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Renewable Energy
Use of Stored Energy in PMSG Rotor Inertia for Low-Voltage Ride-Through in Back-to-Back NPC Converter-Based Wind Power Systems
The increasing installed wind power capacity has caused wind power generation to become a significant percentage of the entire electric power generation. As a consequence, the power system operators have included wind power plants regulation to improve the control of the overall power system, both in steady-state and transient operation. Therefore, wind power systems are required to verify the grid connection requirements stated by the power system operators. In presence of grid voltage dips, the low voltage ride-through (LVRT) requirement compliance produces a mismatch between the generated active power and the active power delivered to the grid. The conventional solution assumes that the active power surplus is dissipated in a dc-link resistor. In this paper, a control scheme for the back-to-back neutral-point-clamped converter is proposed. Under grid voltage dip, the controllers for generator-side and grid-side converters work concurrently to meet the LVRT requirement by storing the active power surplus in the turbine-generator mechanical system inertia while keeping constant the dc-link voltage. Simulation and experimental results verify the proposed control scheme.
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Cognitive Radio Networks with Energy Harvesting
We consider a cognitive radio network with an energy-harvesting secondary transmitter to improve both energy efficiency and spectral efficiency. The goal of this paper is to determine an optimal spectrum sensing policy that maximizes the expected total throughput subject to an energy causality constraint and a collision constraint. The energy causality constraint comes from the fact that the total consumed energy should be equal to or less than the total harvested energy, while the collision constraint is required to protect the primary user. We first show that the system can be divided into a spectrum-limited regime and an energy-limited regime depending on where the detection threshold for the spectrum sensor lies. Assuming infinite battery capacity, we derive the optimal detection threshold that maximizes the expected total throughput subject to the energy causality constraint and the collision constraint. Analytical and numerical results show that the system is energy-limited if the energy arrival rate is lower than the expected energy consumption for a single spectrum access. They also show that a decreasing probability of accessing the occupied spectrum does not always result in decreased probability of accessing the idle spectrum in the energy-limited regime.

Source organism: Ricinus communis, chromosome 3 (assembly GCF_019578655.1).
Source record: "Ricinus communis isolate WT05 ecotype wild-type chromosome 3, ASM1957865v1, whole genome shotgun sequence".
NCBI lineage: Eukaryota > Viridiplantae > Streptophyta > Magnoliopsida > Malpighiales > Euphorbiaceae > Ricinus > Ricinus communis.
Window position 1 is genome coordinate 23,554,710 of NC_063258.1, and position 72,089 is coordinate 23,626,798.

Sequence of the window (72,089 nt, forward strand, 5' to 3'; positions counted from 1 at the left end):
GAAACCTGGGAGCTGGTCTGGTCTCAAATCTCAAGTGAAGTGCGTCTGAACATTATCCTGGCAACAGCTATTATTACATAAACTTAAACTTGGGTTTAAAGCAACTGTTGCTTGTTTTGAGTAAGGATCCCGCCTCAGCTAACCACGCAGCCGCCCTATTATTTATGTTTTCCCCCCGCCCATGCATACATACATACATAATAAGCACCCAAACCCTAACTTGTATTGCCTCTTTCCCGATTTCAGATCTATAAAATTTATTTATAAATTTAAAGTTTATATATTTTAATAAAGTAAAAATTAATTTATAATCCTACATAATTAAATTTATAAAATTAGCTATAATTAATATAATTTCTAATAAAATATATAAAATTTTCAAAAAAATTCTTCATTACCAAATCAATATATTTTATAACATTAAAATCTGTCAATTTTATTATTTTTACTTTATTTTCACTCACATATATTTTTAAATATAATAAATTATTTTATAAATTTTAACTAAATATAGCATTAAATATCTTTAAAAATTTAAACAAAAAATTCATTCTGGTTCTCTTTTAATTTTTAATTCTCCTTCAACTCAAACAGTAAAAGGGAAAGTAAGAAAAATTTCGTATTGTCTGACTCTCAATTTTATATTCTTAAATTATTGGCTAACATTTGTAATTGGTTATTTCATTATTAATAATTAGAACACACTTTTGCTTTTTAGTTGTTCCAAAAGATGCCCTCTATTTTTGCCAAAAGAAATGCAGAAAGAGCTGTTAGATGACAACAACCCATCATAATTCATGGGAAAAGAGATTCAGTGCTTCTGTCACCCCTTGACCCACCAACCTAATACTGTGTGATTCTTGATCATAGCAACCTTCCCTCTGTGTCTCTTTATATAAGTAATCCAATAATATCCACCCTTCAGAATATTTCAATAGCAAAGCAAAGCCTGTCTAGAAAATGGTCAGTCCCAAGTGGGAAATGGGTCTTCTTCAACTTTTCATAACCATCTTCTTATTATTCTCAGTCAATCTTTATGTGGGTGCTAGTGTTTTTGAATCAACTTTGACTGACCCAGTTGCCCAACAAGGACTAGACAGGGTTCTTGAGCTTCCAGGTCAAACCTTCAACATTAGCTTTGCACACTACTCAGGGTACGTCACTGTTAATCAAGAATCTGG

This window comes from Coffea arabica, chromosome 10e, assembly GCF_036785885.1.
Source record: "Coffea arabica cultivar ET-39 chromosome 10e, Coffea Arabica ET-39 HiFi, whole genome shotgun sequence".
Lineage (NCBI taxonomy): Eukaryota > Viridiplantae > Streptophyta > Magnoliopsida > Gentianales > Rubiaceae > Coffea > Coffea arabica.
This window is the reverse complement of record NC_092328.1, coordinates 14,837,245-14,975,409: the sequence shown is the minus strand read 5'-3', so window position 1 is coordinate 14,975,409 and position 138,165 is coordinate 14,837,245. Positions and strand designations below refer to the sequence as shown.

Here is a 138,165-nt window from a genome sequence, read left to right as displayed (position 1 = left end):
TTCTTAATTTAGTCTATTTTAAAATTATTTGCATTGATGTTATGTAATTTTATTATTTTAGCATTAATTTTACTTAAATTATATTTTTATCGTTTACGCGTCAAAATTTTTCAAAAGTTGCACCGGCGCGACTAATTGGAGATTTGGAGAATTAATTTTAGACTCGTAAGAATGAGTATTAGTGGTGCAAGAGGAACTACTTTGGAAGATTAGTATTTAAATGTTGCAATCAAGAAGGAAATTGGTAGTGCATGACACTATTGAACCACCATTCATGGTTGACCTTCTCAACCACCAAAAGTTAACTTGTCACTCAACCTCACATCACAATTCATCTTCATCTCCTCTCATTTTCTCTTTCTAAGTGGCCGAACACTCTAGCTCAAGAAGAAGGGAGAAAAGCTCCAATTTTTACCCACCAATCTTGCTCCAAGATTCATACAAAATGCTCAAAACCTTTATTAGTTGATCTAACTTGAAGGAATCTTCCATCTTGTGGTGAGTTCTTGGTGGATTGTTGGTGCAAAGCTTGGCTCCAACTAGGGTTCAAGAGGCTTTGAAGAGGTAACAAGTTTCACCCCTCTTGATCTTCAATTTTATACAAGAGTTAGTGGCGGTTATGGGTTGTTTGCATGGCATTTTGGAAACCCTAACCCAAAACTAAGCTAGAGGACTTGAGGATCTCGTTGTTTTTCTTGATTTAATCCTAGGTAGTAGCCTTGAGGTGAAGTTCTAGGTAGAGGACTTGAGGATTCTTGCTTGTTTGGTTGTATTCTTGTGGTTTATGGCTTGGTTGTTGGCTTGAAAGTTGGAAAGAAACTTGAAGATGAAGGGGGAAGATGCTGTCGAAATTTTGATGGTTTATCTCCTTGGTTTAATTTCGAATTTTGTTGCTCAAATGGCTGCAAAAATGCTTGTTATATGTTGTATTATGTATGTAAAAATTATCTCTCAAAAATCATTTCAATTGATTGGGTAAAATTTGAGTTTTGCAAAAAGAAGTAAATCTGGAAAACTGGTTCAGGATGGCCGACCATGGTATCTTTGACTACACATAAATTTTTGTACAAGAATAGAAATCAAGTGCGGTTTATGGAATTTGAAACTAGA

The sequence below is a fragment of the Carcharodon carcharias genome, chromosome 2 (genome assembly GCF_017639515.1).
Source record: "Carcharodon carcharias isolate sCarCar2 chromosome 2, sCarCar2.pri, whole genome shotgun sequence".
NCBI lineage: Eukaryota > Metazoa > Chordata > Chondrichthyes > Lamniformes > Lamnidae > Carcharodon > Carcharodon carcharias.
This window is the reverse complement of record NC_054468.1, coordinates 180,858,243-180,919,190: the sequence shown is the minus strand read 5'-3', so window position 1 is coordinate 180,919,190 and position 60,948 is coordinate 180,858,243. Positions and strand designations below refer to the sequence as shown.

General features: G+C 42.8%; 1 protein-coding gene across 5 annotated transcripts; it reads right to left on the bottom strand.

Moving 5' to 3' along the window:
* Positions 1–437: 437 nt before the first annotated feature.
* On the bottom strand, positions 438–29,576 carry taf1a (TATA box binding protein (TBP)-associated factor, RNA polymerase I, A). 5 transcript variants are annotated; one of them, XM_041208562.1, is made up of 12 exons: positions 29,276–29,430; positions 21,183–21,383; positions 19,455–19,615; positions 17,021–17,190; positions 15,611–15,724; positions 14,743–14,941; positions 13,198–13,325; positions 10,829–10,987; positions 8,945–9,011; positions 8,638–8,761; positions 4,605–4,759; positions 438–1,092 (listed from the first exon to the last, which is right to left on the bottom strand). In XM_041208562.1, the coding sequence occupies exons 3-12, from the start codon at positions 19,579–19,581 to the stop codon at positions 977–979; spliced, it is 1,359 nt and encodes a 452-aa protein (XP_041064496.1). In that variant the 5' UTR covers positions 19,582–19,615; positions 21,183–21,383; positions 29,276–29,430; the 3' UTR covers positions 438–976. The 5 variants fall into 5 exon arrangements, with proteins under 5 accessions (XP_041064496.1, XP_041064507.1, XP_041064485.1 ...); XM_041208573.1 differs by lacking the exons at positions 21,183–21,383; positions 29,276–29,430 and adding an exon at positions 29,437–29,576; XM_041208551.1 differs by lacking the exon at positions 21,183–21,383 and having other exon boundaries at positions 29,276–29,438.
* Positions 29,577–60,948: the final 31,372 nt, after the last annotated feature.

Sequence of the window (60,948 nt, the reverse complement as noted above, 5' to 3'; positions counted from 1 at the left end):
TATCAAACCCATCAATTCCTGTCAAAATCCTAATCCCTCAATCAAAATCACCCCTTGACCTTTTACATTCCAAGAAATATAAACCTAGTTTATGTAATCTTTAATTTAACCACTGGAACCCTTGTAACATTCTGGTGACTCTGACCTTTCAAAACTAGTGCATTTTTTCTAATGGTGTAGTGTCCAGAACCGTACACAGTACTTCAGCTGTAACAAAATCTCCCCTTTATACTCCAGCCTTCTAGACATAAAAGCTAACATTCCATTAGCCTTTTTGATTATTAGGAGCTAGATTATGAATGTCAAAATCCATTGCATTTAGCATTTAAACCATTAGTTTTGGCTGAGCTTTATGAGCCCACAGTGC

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A dynamic calibration technique for temperature programmed desorption spectroscopy
A novel, rapid and accurate calibration procedure as a means for quantitative gas desorption measurement by temperature programmed desorption (TPD) spectroscopy is presented. Quantitative measurement beyond the linear regime of the instrument is achieved by associating an instantaneous calibrated molar flow rate of gas to the detector response. This technique is based on fundamental methods, and is independently verified by comparison to the hydrogen desorption capacity of a known standard metal hydride with known stoichiometry. The TPD calibration procedure described here may be used for any pure gas, and the accuracy is demonstrated for the specific case of hydrogen.
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